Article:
Comparing Patient CARE II to Transcending ObamaCare

Republicans are working hard to find an ObamaCare alternative. The American public is demanding something better and the Supreme Court is poised to give Republicans the chance to deliver. On March 4, 2015, the Supreme Court will hear arguments for King v. Burwell, which challenges the Obama administration’s liberal interpretation of the law in order to provide subsidies for health insurance purchases on the federal exchange.

The anticipated victory of King is putting pressure on Republicans to come up with an alternative plan so that millions of Americans are not left without healthcare insurance. This is the fourth in a series of posts that have discussed these alternatives

Patient CARE II v. Roy Proposal

Last post we discussed the latest plan introduced in Congress which is a revision of an earlier proposal called the Patient CARE Act. This revised plan, or Patient CARE II, is co-authored by Senators Richard Burr and Orrin Hatch, and Representative Fred Upton.

Avik Roy, healthcare analyst for The Manhattan Institute and blogger on Forbes, helped us analyze the Burr-Hatch-Upton new plan. Today we will compare how his own proposal, called Transcending ObamaCare, measures up to this new plan.

Plan Similarities

There are similarities between the two plans. Both use a system of means-tested tax credits, on a sliding scale, to help the uninsured purchase health coverage. The top income threshold for subsidies under Burr-Hatch-Upton is 300% of FPL; under Transcending ObamaCare, it’s 317% of FPL.

Both plans would reform the employer tax exclusion, while repealing ObamaCare’s tax hikes. Both plans repeal the Individual Mandate while preserving the popular  coverage of pre-existing conditions – as long as coverage is maintained.

Both plans improve the healthcare outcomes for the poor by allowing those on Medicaid to obtain tax credits for the purchase of private health insurance and health savings accounts. Both plans would cover more people than ObamaCare, because they lower the cost of health insurance for those who can’t afford it now.

The Key Difference

Roy believes the key difference is that Transcending ObamaCare doesn’t require the full repeal of ObamaCare to work. He says it functions as a repeal-and-replace plan, but also as a plan that repeals ObamaCare’s worst features – its tax hikes, Medicaid expansion, and Individual Mandate – while deregulating the rest, so people can use ObamaCare’s tax credits to buy Burr-Hatch-Upton style insurance products. He says the virtue in doing it this way is that you minimize the disruption to people who are on ObamaCare-sponsored health insurance plans.

Means-testing v. Uniform Tax Credits

It has become clear in most circles of debate that refundable tax-credits offer the most help for individuals purchasing health care insurance. These can be used to defray the cost of insurance regardless of whether or not you pay taxes. The debate now is between those who believe they should be means-tested (based on income) or uniform (available to everyone).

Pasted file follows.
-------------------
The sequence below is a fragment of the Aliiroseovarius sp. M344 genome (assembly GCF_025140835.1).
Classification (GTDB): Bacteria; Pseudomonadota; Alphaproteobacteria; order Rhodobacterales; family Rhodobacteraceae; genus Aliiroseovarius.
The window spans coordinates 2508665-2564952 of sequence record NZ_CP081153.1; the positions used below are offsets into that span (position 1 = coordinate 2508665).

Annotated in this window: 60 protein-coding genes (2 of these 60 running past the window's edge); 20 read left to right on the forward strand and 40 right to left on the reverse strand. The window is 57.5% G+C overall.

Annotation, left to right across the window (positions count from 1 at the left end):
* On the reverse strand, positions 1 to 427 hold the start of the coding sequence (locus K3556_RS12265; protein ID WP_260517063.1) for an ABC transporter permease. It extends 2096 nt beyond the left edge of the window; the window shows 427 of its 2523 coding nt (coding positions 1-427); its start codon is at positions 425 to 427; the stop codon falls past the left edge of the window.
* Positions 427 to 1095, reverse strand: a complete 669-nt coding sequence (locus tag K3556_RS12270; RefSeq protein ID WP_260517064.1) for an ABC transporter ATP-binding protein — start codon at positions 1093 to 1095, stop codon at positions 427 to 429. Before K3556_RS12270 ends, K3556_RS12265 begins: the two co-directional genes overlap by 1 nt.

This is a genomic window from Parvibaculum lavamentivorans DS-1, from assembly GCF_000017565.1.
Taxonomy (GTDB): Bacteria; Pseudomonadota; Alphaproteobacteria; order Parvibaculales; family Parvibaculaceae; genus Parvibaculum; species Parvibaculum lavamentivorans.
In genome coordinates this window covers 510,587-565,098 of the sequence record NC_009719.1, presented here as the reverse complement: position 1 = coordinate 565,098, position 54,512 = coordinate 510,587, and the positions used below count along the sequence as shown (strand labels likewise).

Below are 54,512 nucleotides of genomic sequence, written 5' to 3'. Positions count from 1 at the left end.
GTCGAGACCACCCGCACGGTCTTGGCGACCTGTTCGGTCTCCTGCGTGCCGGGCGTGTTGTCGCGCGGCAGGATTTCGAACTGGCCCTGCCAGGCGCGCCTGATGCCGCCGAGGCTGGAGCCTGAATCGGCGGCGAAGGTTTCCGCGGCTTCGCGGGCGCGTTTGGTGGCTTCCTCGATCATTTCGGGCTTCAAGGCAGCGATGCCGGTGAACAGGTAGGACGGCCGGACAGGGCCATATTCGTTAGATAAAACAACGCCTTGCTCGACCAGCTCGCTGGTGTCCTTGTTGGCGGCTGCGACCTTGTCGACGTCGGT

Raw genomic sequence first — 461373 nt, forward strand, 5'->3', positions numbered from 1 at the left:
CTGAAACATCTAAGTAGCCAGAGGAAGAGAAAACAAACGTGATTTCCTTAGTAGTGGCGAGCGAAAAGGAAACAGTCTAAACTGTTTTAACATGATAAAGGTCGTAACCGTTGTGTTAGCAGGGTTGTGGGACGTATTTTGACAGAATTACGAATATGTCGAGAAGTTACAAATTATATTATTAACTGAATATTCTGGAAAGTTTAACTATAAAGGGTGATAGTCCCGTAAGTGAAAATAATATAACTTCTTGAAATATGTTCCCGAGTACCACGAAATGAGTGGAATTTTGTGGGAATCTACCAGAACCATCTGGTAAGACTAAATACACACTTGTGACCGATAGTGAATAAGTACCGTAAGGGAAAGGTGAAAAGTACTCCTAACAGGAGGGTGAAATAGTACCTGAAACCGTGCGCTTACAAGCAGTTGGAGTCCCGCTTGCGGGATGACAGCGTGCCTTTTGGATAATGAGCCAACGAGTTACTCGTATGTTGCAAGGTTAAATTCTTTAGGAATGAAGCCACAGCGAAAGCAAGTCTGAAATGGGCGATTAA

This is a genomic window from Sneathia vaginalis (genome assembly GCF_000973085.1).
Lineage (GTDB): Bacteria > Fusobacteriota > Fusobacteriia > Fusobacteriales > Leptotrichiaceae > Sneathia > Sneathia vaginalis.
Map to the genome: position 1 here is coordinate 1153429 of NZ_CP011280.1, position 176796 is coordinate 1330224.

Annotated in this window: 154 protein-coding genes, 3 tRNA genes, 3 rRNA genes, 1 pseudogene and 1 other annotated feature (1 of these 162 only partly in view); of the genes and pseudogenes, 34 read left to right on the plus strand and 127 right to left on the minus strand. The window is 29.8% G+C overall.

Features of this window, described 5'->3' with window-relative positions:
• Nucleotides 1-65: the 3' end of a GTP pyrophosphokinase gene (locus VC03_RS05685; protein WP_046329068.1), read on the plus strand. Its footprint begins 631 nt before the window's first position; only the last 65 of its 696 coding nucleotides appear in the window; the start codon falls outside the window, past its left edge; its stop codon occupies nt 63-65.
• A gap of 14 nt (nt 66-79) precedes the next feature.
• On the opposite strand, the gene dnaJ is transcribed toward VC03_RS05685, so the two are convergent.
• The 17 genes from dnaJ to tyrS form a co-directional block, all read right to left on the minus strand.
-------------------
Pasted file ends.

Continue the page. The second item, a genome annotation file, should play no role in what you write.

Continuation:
Both Burr-Hatch-Upton and the Roy Plan prefer means-testing. Roy argues this takes into account the fact that we already massively subsidize health coverage for upper-income folks, through the employer tax exclusion and Medicare. These plans offer the attractive benefit of increasing coverage of the uninsured – beyond ObamaCare.

Those plans taking a uniform tax credits approach include The 2017 Project and the Goodman Proposal from healthcare economist John Goodman. They argue a means-tested approach represents a tax on earning more money and discourages more work. Furthermore, this represents another income redistribution plan like so much of the Obama administration policies. Lastly, this simplifies the enrollment online because there is no need for income verification.

Comparing Plans v. ACA

Roy believes these plans provide too much help to upper-income individuals and not enough to the poor and middle class. Because they must distribute the tax credits over a larger population, the tax credits are smaller and therefore fewer people will be covered by insurance. The 2017 Project was scored by Stephen Parente and was estimated to cover 6 million fewer than ObamaCare. Roy believes these plans are not politically viable in an election year.

Means-Tested Tax Credits      v.              Uniform Tax Credits

o   Benefits poor and low-income                     Benefits everyone

o   Covers more people                                       Covers fewer people

o   Discourages earning more money              Encourages earning more money

o   Redistributes income                                    Avoids income redistribution

o   More complex enrollment                            Simpler enrollment

o   Politically more attractive                            Politically less attractive

 

This graphic outlines the pros and cons of means-tested v. uniform tax credits. Each has strengths and weaknesses. The last line, political attractiveness, may be the deciding issue, since no plan matters if it doesn’t become law. Both will be an improvement over ObamaCare. Therefore, the one that can be passed by both houses of Congress and be signed by the president is the one that should be chosen.

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